Congratulations to Mike for putting together a very successful event, and best wishes to Doug and all the crew at the planetarium for many more years of service!
Doug Welch addresses the audience.
The HAA gets a sneak preview!
The HAA was at the IYA kickoff event at the Ontario Science Centre on Sat 10 Jan 2009 which was a great success. We were 1 of 4 astronomy clubs represented amongst about 2 dozen booths set up in several halls at the OSC. (NYAA, and Mississauga and Toronto RASC clubs were the others.)
Some of the booths at the IYA kickoff.
Steve, Jackie and Jim arrived early Sat morning to get set up at the HAA booth. They had been down on Friday for the official kickoff and press releases. Then rushed back for our club meeting that night. So while tired, they valiantly returned to ensure that the HAA was well represented and show the others what a great astronomy club is all about.
John Gauvreau was resplendent in his Galileo outfit both days, enthusiastically speaking to hundreds of people about Galileo's early experiments and his impact on astronomy. He had done some interviews on the Friday and I was fortunate to catch one of them on CP24 in the morning. As usual, he did a great job.
Steve setting up the crater demo.
We had a great location for our booth where we had 2 crater demonstration trays set up along with colouring sheets featuring the planets and also had some word games to amuse and educate the kids. Jim also had brought along his 8" SCT, and binos on his home-built parallelogram. We also had our projector setup to show many of our club's activities from the past few years. Hundreds of people stopped by to ask questions and play making craters. HAA members Marg Walton, Bruce Peart and Doug Black made the trip to Toronto and stopped by the booth for a visit during the day.
A more detailed report will follow in the Feb EH.
I was going to save this for the EH report, but since there will be much demand to see this, I offer you Galileo in person:
Galileo Galilei (John Gauvreau)
Paul Delaney decribes the recent findings on Mars at the HAA December General meeting
The HAA General meeting held on December 12 was well attended with only a handful of empty seats in the room on what turned out to be one of the few clear evenings of the last couple of months.
Jim Walmsley and Don Pullen welcomed attendees at the door and people who arrived prior to the meeting start at 7:30pm received free tickets for door prizes. Available since the November meeting (along with the natty HAA toques and clothing) is the HAA Calendar for 2009. This impressive astronomical calendar is both beautiful and informative. Kudos to the astrophotographers for their images and to the members who worked hard to put the calendar together.
HAA President Steve Germann got things under way by welcoming attendees, going over a bit of club business and touching briefly upon the HAA’s plans for the upcoming year, especially as 2009 is the the International Year of Astronomy.
Then Steve introduced our first presenter for the night, HAA Observing Director John Gauvreau. John opened with a spirited and informative discussion, partly held in an energetic “question and answer” format about the moon and other celestial bodies. Most people are familiar with the “harvest moon” of late summer and fall, but are you aware that the full moon at this time of year goes by several different monikers such as the “frost moon” or “hunter’s moon”? Or how about the “bomber’s moon” as intoned rather ominously by Tim Philp? Then John continued with his presentation of the “the Sky this Month” for December. There are beautiful conjunctions of the moon and planets, especially a crescent moon and Venus on New Year’s Eve. John indicated the many interesting objects (including several pretty open star clusters) that can be seen as an observer scans the Milky Way, which at this time of year “flows” through constellations of Andromeda, Cassiopeia, Perseus, the horns of Taurus and then Auriga and into the feet of Gemini, the Twins. You don’t need a high-powered telescope to enjoy theses sights, and John emphasized that this rich part of the night sky can be enjoyed with an ordinary pair of binoculars.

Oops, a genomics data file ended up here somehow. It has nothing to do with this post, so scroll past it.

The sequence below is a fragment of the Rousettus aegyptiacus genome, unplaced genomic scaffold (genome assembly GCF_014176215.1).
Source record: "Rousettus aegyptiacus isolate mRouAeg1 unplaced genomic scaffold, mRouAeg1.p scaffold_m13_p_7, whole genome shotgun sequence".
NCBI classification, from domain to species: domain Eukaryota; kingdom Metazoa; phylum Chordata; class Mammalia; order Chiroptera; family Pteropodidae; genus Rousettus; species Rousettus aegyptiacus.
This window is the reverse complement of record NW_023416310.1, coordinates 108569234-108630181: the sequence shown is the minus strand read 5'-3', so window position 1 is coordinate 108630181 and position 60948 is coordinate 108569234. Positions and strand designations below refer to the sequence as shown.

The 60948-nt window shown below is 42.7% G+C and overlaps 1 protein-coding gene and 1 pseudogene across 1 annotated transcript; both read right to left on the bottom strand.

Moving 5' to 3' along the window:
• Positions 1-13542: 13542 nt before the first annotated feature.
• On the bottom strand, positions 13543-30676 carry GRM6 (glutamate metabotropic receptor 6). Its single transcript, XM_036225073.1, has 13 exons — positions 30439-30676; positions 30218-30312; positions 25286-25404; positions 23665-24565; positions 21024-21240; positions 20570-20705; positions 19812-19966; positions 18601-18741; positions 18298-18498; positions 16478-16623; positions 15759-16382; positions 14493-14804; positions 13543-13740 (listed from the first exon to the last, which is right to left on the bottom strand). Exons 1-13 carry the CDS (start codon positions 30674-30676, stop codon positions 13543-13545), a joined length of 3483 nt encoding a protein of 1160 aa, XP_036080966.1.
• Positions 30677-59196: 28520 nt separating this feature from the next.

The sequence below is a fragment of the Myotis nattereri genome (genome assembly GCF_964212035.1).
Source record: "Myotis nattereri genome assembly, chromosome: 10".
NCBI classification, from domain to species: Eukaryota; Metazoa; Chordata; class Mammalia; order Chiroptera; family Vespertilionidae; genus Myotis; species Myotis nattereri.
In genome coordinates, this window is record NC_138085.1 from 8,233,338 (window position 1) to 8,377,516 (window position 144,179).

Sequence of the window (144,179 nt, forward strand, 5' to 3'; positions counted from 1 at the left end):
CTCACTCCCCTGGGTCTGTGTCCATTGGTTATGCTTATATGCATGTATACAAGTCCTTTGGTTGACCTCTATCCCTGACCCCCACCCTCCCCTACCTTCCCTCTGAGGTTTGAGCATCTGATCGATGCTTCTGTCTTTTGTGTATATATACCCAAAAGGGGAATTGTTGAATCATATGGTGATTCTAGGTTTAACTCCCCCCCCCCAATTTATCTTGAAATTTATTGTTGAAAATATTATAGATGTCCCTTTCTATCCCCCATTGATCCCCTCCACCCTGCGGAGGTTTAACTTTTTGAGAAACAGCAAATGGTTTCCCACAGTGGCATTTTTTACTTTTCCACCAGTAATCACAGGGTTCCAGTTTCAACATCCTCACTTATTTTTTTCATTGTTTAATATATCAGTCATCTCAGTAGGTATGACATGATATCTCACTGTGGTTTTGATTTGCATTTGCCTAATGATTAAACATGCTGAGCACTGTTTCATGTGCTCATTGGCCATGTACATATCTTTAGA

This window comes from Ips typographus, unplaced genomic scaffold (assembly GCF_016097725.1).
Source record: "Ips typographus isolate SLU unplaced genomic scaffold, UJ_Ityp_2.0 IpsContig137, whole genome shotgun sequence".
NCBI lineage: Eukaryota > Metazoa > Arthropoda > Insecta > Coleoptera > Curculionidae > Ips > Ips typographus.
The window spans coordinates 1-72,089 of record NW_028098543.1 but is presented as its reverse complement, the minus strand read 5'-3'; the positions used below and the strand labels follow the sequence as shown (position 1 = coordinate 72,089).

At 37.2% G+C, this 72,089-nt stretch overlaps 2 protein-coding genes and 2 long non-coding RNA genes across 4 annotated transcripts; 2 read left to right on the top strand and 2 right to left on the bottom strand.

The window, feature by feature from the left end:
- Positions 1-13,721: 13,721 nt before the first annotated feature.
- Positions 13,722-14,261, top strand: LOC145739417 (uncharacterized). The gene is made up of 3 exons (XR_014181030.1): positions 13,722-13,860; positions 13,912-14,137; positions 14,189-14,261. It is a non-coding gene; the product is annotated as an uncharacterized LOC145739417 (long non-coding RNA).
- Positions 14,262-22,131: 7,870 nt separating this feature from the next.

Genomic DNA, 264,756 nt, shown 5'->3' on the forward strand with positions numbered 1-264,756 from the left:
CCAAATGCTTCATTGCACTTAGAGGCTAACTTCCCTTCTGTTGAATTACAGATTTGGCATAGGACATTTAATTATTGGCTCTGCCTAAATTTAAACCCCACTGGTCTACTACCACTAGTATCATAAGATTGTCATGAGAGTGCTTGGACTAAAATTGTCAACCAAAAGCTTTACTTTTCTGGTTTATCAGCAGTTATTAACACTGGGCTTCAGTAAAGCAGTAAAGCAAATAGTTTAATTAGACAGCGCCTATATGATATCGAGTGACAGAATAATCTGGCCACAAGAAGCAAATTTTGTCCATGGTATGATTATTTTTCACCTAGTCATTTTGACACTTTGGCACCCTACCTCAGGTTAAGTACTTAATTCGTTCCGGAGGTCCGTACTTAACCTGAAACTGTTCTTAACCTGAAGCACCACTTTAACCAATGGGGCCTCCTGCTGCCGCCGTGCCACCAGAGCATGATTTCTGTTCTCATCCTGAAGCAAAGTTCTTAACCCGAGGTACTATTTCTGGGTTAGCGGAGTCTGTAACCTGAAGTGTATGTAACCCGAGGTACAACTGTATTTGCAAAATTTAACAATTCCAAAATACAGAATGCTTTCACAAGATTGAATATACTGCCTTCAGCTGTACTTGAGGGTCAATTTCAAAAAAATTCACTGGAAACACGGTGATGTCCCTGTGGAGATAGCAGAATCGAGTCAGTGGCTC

At the completion of John Gauvreau’s talk, the draws were held (thanks to our gracious Alex Tekatch) and during a short break members got up to have some coffee (free) and touch base with other members and chat about their various astro-pursuits.
When the break was over Steve introduced our second presenter of the evening, Paul Delaney, Astronomer and Lecturer from York University and his talk on Mars.
In a very informative and entertaining presentation, Mr. Delaney talked about the history of observation of a planet that looms large in human consciousness over the ages. Paul compared the Mars of myth and legend with the factual data that has been garnered by astronomers over the course of the twentieth century. He showed images from the recent Mars Phoenix Lander, the Viking Landers in the 1970’s, the Mars Rovers and the orbiting Mars spacecraft such as Mars Reconnaissance Orbiter and Mars Express. The fabulous images and wealth of scientific data garnered by these spacecraft are helping scientists understand the past geology and the current environment.